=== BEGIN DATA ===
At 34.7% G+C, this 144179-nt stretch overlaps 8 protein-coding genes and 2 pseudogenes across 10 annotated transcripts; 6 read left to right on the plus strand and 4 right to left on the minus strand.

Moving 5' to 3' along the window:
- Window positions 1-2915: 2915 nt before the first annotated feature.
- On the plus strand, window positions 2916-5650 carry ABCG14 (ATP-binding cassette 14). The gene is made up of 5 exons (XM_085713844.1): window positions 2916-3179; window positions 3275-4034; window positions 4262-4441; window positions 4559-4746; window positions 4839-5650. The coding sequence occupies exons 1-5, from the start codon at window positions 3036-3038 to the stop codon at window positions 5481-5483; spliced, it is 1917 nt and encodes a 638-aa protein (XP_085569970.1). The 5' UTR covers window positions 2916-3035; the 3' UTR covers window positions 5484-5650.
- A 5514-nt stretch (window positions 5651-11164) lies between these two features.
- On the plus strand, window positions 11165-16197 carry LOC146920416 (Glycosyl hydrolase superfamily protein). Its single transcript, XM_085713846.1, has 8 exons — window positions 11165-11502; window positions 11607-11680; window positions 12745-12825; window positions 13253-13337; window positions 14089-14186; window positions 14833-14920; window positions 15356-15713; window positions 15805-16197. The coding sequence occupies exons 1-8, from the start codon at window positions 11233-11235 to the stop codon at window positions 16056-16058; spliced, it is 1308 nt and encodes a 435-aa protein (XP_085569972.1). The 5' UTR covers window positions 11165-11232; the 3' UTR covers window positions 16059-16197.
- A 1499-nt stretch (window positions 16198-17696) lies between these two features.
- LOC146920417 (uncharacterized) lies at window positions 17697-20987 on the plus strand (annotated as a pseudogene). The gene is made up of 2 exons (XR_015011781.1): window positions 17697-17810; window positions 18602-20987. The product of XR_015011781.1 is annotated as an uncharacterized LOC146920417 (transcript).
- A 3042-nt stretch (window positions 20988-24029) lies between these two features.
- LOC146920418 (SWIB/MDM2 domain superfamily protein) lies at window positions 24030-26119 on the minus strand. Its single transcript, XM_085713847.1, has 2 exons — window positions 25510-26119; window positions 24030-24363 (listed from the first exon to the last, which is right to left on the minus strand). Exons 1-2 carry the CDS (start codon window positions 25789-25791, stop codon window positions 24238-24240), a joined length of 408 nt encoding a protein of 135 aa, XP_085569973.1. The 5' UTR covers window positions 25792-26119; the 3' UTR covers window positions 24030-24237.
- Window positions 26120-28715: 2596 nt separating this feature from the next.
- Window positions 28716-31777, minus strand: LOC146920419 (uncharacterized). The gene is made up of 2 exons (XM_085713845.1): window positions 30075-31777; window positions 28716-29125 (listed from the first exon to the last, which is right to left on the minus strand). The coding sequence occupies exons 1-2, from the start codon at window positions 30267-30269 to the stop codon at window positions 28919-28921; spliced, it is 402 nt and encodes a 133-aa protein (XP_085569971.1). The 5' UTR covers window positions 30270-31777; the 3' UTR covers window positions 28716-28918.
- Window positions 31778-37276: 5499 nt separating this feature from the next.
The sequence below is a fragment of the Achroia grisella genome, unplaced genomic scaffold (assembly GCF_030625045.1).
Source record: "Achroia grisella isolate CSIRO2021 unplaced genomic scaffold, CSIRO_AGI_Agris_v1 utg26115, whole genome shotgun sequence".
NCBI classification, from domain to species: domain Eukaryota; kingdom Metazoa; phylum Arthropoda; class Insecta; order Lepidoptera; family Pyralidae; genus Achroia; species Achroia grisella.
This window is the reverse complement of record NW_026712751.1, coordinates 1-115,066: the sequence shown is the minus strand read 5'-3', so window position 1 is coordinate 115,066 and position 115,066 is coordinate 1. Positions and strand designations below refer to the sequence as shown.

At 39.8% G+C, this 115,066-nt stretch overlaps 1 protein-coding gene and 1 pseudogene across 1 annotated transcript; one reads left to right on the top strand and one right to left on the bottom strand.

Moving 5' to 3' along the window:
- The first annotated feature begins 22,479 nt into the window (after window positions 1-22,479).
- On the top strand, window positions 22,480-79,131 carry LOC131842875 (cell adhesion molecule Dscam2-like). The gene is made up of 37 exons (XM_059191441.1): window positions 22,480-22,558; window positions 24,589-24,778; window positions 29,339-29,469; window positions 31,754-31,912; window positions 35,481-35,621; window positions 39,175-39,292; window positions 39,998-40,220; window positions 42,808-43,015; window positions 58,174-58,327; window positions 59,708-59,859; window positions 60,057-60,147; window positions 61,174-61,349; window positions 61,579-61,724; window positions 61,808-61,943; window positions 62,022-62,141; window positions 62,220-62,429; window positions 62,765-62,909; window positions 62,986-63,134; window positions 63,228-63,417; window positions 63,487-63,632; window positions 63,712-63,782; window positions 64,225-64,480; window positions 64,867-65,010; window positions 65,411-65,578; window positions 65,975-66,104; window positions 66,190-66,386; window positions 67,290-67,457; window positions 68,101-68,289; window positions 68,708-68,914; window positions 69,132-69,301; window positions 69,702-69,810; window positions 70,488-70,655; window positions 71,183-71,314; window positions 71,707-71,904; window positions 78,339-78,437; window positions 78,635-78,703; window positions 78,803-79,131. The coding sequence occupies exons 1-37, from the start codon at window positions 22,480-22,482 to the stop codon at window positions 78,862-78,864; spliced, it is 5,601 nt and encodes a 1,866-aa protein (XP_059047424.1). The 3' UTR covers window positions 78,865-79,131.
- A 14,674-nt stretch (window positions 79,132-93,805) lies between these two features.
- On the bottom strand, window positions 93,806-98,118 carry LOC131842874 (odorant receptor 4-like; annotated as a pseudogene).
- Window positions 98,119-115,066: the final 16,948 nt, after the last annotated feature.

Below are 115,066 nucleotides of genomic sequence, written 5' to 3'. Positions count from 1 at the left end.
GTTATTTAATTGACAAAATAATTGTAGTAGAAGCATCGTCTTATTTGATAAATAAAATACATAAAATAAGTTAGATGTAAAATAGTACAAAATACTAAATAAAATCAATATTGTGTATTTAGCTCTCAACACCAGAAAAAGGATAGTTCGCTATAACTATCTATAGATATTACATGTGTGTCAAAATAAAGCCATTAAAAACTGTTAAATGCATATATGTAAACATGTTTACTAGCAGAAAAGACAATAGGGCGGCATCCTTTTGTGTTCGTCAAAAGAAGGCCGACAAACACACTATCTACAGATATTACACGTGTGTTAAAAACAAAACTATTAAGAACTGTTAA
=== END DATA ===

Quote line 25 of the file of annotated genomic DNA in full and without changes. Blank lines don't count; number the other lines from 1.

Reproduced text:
Below are 115,066 nucleotides of genomic sequence, written 5' to 3'. Positions count from 1 at the left end.